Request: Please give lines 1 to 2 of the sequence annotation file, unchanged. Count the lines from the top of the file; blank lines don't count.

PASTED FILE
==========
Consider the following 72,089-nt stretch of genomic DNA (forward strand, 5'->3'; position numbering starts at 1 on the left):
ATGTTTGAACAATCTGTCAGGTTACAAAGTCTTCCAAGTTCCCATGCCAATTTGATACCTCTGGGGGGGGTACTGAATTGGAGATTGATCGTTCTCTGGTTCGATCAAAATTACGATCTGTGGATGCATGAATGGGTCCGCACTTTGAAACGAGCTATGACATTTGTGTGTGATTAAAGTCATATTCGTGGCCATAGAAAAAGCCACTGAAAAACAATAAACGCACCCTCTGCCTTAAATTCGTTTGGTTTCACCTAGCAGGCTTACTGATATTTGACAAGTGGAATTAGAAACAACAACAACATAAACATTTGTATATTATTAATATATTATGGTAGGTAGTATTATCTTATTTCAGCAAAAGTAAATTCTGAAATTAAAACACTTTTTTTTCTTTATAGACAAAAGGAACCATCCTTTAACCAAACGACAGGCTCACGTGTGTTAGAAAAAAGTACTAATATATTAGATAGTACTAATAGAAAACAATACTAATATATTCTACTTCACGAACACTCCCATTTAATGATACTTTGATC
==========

Consider the following 72,089-nt stretch of genomic DNA (forward strand, 5'->3'; position numbering starts at 1 on the left):
ATGTTTGAACAATCTGTCAGGTTACAAAGTCTTCCAAGTTCCCATGCCAATTTGATACCTCTGGGGGGGGTACTGAATTGGAGATTGATCGTTCTCTGGTTCGATCAAAATTACGATCTGTGGATGCATGAATGGGTCCGCACTTTGAAACGAGCTATGACATTTGTGTGTGATTAAAGTCATATTCGTGGCCATAGAAAAAGCCACTGAAAAACAATAAACGCACCCTCTGCCTTAAATTCGTTTGGTTTCACCTAGCAGGCTTACTGATATTTGACAAGTGGAATTAGAAACAACAACAACATAAACATTTGTATATTATTAATATATTATGGTAGGTAGTATTATCTTATTTCAGCAAAAGTAAATTCTGAAATTAAAACACTTTTTTTTCTTTATAGACAAAAGGAACCATCCTTTAACCAAACGACAGGCTCACGTGTGTTAGAAAAAAGTACTAATATATTAGATAGTACTAATAGAAAACAATACTAATATATTCTACTTCACGAACACTCCCATTTAATGATACTTTGATC